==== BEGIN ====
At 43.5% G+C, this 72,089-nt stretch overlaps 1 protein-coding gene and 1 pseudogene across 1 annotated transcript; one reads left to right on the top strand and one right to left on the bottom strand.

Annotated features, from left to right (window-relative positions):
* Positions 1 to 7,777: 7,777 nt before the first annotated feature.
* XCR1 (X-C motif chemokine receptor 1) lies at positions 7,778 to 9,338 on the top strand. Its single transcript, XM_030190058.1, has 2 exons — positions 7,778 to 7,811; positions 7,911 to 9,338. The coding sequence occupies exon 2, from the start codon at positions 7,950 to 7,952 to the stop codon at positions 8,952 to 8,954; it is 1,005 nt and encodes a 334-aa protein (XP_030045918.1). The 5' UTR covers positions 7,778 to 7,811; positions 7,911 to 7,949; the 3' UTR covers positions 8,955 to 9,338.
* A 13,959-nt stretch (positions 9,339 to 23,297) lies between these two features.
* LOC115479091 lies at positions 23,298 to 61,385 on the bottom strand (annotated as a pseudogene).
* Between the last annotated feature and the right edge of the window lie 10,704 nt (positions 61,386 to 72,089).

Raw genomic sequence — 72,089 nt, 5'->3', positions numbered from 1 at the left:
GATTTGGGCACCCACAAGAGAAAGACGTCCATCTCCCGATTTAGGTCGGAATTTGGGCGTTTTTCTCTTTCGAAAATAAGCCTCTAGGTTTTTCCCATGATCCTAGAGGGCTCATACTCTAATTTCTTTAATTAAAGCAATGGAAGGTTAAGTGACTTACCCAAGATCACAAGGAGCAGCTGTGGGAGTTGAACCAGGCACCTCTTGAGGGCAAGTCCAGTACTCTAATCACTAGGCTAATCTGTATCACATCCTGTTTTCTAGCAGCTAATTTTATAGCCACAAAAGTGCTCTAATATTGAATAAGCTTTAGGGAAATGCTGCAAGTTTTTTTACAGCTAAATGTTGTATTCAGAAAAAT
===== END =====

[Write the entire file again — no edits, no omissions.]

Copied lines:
At 43.5% G+C, this 72,089-nt stretch overlaps 1 protein-coding gene and 1 pseudogene across 1 annotated transcript; one reads left to right on the top strand and one right to left on the bottom strand.

Annotated features, from left to right (window-relative positions):
* Positions 1 to 7,777: 7,777 nt before the first annotated feature.
* XCR1 (X-C motif chemokine receptor 1) lies at positions 7,778 to 9,338 on the top strand. Its single transcript, XM_030190058.1, has 2 exons — positions 7,778 to 7,811; positions 7,911 to 9,338. The coding sequence occupies exon 2, from the start codon at positions 7,950 to 7,952 to the stop codon at positions 8,952 to 8,954; it is 1,005 nt and encodes a 334-aa protein (XP_030045918.1). The 5' UTR covers positions 7,778 to 7,811; positions 7,911 to 7,949; the 3' UTR covers positions 8,955 to 9,338.
* A 13,959-nt stretch (positions 9,339 to 23,297) lies between these two features.
* LOC115479091 lies at positions 23,298 to 61,385 on the bottom strand (annotated as a pseudogene).
* Between the last annotated feature and the right edge of the window lie 10,704 nt (positions 61,386 to 72,089).

Raw genomic sequence — 72,089 nt, 5'->3', positions numbered from 1 at the left:
GATTTGGGCACCCACAAGAGAAAGACGTCCATCTCCCGATTTAGGTCGGAATTTGGGCGTTTTTCTCTTTCGAAAATAAGCCTCTAGGTTTTTCCCATGATCCTAGAGGGCTCATACTCTAATTTCTTTAATTAAAGCAATGGAAGGTTAAGTGACTTACCCAAGATCACAAGGAGCAGCTGTGGGAGTTGAACCAGGCACCTCTTGAGGGCAAGTCCAGTACTCTAATCACTAGGCTAATCTGTATCACATCCTGTTTTCTAGCAGCTAATTTTATAGCCACAAAAGTGCTCTAATATTGAATAAGCTTTAGGGAAATGCTGCAAGTTTTTTTACAGCTAAATGTTGTATTCAGAAAAAT